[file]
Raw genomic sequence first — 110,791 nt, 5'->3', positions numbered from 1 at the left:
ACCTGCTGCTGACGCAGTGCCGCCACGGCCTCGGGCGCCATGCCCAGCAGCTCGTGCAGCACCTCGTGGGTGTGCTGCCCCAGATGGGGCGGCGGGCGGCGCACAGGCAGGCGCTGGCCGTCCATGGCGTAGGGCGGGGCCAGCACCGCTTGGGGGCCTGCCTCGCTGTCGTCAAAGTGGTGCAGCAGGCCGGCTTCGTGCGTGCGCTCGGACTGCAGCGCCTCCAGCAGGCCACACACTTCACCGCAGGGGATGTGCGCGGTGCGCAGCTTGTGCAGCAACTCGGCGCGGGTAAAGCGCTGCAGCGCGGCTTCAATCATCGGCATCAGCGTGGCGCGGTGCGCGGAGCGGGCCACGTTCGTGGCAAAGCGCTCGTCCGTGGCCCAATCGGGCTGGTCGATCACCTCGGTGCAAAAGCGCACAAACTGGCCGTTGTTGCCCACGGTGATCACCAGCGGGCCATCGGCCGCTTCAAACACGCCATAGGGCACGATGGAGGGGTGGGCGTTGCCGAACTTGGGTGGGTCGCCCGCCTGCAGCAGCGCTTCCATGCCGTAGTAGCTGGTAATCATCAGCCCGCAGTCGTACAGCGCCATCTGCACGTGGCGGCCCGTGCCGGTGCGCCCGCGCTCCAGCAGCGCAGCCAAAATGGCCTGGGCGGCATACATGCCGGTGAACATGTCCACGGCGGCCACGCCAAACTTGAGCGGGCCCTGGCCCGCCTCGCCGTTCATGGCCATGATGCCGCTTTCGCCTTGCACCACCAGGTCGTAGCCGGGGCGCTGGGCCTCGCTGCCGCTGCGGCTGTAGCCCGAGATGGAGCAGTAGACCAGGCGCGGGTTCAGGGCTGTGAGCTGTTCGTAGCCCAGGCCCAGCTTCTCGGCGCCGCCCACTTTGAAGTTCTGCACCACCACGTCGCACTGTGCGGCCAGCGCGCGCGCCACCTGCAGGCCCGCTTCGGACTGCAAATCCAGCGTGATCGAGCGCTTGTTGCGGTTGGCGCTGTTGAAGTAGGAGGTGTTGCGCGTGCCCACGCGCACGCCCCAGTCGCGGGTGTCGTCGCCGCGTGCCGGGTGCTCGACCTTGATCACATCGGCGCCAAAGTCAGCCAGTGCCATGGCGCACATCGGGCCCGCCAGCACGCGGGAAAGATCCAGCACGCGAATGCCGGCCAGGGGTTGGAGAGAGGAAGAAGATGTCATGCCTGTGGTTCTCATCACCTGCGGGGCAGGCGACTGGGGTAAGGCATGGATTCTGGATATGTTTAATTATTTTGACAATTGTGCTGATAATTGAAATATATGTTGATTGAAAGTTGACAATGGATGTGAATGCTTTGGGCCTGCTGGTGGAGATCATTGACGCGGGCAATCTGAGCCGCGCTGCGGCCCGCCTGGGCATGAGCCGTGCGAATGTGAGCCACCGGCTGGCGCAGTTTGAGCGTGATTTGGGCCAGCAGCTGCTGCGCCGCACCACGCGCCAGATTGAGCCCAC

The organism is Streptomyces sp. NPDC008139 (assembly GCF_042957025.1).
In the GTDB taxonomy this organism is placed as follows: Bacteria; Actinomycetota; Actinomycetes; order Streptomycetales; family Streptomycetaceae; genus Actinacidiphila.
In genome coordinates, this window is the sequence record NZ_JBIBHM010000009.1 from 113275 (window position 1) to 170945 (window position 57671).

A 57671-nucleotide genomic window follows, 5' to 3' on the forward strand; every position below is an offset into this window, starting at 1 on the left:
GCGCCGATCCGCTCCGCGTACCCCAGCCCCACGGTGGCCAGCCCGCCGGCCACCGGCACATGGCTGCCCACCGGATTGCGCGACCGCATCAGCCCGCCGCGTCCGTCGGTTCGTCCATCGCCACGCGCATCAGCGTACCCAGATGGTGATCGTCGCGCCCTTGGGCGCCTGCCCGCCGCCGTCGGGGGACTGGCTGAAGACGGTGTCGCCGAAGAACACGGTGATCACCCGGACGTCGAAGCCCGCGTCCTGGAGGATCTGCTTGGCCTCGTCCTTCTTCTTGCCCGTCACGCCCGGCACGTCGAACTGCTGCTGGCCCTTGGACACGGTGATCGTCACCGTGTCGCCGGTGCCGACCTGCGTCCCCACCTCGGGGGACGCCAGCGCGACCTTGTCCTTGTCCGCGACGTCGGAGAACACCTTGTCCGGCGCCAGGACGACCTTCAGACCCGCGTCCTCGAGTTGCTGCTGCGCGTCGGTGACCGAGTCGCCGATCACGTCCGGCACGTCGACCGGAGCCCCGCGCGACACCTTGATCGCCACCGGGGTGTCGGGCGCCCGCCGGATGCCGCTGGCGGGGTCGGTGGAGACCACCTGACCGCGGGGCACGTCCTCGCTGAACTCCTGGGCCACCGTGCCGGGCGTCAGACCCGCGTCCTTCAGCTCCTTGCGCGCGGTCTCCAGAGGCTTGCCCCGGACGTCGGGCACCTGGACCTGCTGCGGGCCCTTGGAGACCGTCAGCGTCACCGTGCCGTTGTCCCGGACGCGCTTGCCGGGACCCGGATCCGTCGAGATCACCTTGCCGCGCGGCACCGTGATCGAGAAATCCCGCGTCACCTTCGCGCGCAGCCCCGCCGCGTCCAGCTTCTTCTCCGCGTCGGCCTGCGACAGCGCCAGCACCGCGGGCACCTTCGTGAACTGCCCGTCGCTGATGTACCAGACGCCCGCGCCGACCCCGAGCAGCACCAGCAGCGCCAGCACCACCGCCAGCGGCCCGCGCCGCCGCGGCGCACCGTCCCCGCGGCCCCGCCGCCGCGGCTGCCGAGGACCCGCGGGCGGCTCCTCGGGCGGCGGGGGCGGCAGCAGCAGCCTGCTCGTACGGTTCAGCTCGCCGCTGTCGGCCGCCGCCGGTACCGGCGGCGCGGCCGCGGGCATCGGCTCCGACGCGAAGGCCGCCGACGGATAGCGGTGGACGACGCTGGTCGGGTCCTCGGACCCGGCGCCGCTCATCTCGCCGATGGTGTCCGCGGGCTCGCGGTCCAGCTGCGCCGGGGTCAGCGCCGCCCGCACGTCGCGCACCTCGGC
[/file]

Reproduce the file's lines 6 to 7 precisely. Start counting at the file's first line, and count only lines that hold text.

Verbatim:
A 57671-nucleotide genomic window follows, 5' to 3' on the forward strand; every position below is an offset into this window, starting at 1 on the left:
GCGCCGATCCGCTCCGCGTACCCCAGCCCCACGGTGGCCAGCCCGCCGGCCACCGGCACATGGCTGCCCACCGGATTGCGCGACCGCATCAGCCCGCCGCGTCCGTCGGTTCGTCCATCGCCACGCGCATCAGCGTACCCAGATGGTGATCGTCGCGCCCTTGGGCGCCTGCCCGCCGCCGTCGGGGGACTGGCTGAAGACGGTGTCGCCGAAGAACACGGTGATCACCCGGACGTCGAAGCCCGCGTCCTGGAGGATCTGCTTGGCCTCGTCCTTCTTCTTGCCCGTCACGCCCGGCACGTCGAACTGCTGCTGGCCCTTGGACACGGTGATCGTCACCGTGTCGCCGGTGCCGACCTGCGTCCCCACCTCGGGGGACGCCAGCGCGACCTTGTCCTTGTCCGCGACGTCGGAGAACACCTTGTCCGGCGCCAGGACGACCTTCAGACCCGCGTCCTCGAGTTGCTGCTGCGCGTCGGTGACCGAGTCGCCGATCACGTCCGGCACGTCGACCGGAGCCCCGCGCGACACCTTGATCGCCACCGGGGTGTCGGGCGCCCGCCGGATGCCGCTGGCGGGGTCGGTGGAGACCACCTGACCGCGGGGCACGTCCTCGCTGAACTCCTGGGCCACCGTGCCGGGCGTCAGACCCGCGTCCTTCAGCTCCTTGCGCGCGGTCTCCAGAGGCTTGCCCCGGACGTCGGGCACCTGGACCTGCTGCGGGCCCTTGGAGACCGTCAGCGTCACCGTGCCGTTGTCCCGGACGCGCTTGCCGGGACCCGGATCCGTCGAGATCACCTTGCCGCGCGGCACCGTGATCGAGAAATCCCGCGTCACCTTCGCGCGCAGCCCCGCCGCGTCCAGCTTCTTCTCCGCGTCGGCCTGCGACAGCGCCAGCACCGCGGGCACCTTCGTGAACTGCCCGTCGCTGATGTACCAGACGCCCGCGCCGACCCCGAGCAGCACCAGCAGCGCCAGCACCACCGCCAGCGGCCCGCGCCGCCGCGGCGCACCGTCCCCGCGGCCCCGCCGCCGCGGCTGCCGAGGACCCGCGGGCGGCTCCTCGGGCGGCGGGGGCGGCAGCAGCAGCCTGCTCGTACGGTTCAGCTCGCCGCTGTCGGCCGCCGCCGGTACCGGCGGCGCGGCCGCGGGCATCGGCTCCGACGCGAAGGCCGCCGACGGATAGCGGTGGACGACGCTGGTCGGGTCCTCGGACCCGGCGCCGCTCATCTCGCCGATGGTGTCCGCGGGCTCGCGGTCCAGCTGCGCCGGGGTCAGCGCCGCCCGCACGTCGCGCACCTCGGC